He was part of one world and yet part of another,
Thus part of no world then as such.

And Gregor the Griffin set his mind to a-thinkin’
‘Bout leavin’ his strange cave-nest home.
Ma’s friends didn’t like him, and neither did Pa’s,
So he thought he’d just go out and roam.

He discovered a place called Antlantis, and there
He met tritons—half fish and half man.
There were makaras, mermaids, and nagas, too.
Many lived half in sea, half on land.

Then Gregor the Griffin met Mick Manticore,
With a lion-like torso like his.
But Mick had big wings like a bat, and a tail
That was spiked, and a face just like this—GRRR!

He met Chickie the Chimera, who was stranger than Mick,
With forelegs and head like his ma.
He had Mick’s bat-wings and a long serpent’s tail,
And some hooves to add to his paws.

The hooves were like goats’ hooves, but that isn’t all;
There’s something much odder than that.
Chuckie, how lucky, had a couple more heads,
Which is great if you like wearing hats.

So Gregor the Griffin, he learned a strange lesson:
There were others much stranger than he.
Like him they were outcast for not fitting in,
On land, in sky, or in sea.

So he made many friends with the creatures who felt
Oh, so lonely, as lonely can be,
The satyrs, the centaurs, and malataurs, too,
The zephyrs, and all the were-beasts.

And after much searchin’, our dear little griffin,
He even found someone like him,
A beautiful young’un named Glenda the Griffin,
Who kissed him one day on a whim.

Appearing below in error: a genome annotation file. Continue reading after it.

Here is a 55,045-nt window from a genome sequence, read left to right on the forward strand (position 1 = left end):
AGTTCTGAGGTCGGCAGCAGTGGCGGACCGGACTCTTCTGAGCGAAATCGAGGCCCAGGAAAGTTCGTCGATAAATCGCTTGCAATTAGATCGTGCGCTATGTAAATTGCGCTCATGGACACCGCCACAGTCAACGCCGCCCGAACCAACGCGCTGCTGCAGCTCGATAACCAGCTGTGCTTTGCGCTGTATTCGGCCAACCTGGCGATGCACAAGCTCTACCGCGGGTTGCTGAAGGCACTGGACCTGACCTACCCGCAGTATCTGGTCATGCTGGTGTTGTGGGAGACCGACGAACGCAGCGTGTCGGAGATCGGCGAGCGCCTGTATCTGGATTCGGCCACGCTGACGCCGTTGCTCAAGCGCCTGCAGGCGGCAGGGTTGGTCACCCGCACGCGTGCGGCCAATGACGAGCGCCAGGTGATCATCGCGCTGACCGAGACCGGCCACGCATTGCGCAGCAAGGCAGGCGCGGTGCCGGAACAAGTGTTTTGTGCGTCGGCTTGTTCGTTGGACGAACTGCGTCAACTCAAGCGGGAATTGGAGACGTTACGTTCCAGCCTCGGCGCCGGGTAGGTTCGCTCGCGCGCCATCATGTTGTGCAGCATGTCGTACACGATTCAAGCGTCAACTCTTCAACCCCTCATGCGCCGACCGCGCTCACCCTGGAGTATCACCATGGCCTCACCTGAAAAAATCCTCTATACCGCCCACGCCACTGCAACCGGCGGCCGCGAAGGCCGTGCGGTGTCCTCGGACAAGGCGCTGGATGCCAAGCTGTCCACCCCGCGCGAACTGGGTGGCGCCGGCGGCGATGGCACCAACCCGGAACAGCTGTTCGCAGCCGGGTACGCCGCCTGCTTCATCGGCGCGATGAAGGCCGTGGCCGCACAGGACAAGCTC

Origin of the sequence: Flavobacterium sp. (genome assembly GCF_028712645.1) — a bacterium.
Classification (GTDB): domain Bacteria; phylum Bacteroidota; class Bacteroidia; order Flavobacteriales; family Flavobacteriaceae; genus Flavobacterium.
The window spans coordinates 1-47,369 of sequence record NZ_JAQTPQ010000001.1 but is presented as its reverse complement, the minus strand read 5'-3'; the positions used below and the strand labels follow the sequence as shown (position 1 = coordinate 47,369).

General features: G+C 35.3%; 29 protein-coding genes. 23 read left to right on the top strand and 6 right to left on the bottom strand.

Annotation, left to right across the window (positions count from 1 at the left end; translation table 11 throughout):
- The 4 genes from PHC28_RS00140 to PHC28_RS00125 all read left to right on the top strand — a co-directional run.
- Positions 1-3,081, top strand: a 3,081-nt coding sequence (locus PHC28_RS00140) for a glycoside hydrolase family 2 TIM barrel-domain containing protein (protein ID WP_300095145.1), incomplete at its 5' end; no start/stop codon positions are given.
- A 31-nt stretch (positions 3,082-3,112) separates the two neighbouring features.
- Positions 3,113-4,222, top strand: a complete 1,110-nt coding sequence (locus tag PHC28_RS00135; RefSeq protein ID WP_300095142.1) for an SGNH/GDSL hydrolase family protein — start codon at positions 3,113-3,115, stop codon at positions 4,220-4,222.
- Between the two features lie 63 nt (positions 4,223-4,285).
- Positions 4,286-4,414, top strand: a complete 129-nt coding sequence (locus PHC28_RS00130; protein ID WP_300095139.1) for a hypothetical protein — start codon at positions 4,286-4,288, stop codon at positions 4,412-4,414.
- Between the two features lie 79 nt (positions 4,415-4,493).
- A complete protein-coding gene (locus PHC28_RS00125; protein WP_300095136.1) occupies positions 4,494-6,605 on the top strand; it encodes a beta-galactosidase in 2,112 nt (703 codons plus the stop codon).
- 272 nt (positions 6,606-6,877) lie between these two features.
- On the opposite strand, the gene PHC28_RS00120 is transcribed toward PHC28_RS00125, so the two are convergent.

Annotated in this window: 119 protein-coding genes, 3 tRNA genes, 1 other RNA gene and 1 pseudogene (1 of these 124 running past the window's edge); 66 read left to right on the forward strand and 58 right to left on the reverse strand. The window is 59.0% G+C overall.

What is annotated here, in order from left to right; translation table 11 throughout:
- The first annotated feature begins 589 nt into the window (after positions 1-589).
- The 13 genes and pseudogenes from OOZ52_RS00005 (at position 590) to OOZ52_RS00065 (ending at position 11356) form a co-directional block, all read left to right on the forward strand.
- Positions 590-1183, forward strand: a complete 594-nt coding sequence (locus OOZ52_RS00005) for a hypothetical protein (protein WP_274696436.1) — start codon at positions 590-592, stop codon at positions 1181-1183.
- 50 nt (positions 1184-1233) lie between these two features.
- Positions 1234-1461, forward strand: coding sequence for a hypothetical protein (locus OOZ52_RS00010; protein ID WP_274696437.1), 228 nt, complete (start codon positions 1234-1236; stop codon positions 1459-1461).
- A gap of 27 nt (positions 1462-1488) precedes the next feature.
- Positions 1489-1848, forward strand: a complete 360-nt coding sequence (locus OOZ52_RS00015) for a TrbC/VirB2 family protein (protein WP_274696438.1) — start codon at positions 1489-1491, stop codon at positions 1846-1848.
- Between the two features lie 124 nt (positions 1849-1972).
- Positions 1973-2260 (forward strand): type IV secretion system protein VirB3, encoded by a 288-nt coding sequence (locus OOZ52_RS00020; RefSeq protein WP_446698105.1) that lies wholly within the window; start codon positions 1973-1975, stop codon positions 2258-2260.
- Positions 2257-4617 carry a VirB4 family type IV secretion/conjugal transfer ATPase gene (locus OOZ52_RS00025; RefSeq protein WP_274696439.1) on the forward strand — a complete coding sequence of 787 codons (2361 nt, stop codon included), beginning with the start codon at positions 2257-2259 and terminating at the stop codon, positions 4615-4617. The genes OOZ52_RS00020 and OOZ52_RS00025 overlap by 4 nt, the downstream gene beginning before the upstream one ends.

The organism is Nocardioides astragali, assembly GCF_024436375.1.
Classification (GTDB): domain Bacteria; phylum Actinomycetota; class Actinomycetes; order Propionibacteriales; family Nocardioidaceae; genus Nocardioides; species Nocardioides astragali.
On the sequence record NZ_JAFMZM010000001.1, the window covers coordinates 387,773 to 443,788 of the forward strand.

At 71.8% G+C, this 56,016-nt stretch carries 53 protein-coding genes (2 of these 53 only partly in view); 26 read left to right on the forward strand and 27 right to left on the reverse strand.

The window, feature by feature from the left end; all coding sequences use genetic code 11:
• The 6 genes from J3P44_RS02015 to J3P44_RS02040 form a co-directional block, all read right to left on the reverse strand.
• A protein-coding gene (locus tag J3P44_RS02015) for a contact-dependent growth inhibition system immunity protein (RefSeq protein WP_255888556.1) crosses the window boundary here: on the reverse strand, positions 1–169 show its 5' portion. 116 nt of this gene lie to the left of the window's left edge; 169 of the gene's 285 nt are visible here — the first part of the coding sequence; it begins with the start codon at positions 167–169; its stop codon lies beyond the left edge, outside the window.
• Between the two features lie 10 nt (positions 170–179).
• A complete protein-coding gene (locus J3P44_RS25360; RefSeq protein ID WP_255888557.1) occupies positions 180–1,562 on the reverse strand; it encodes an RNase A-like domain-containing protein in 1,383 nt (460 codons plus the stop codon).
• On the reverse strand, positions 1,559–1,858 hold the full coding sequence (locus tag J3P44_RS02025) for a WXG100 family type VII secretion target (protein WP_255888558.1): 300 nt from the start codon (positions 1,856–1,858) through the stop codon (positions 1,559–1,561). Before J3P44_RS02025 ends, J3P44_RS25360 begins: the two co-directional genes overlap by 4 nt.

So don’t you go thinkin’ that Gregor the Griffin
Died a lonely old creature one day,
For Gregor the Griffin was soon quite a-smitten
With Glenda the Griffin in May.

The two happy griffins were wed, and the fixin’s
Were handled by all their new friends,
And all of their children were griffins, of course,
So no one was lonely again.

[N.B.—Human Encyclopedia actually likes this piece a lot and is somewhat dismayed that I would post this online, so he would like for me to stress that this is copyrighted material. Yes, that’s right. Copyright © 1996-2003 by April Garnett E. Martinez, but you already knew that. So… link to it if you like it, but don’t copy it; H.E. is very large, has a lot of lawyer friends, and is super-duper-protective of me and my creative work. There. I hope that makes him happy. Don’t piss him off, okay? Thanks.]

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10 thoughts on “Bad [Children’s Fantasy] From My Writing Past #4: Gregor the Griffin

  1. I’m going to narrate this to my child (when I have one) and tell her/him it was penned by Auntie April. 🙂

    Seriously though, it’s excellent. You should illustrate it and send it to a children’s book publisher.

  2. Aww,… thanks, Minnie dear! 😀

    H.E. says the same thing about getting it published, and after I’ve given it some work (in addition to some illustration, it needs a little bit of variety in the meter, and it needs some fleshing out of the story when Gregor sets out on his "adventures") I truly wouldn’t mind having some publisher take a serious look at it.

  3. I agree with Minnie, that is one nice tale and would make a great children book/story.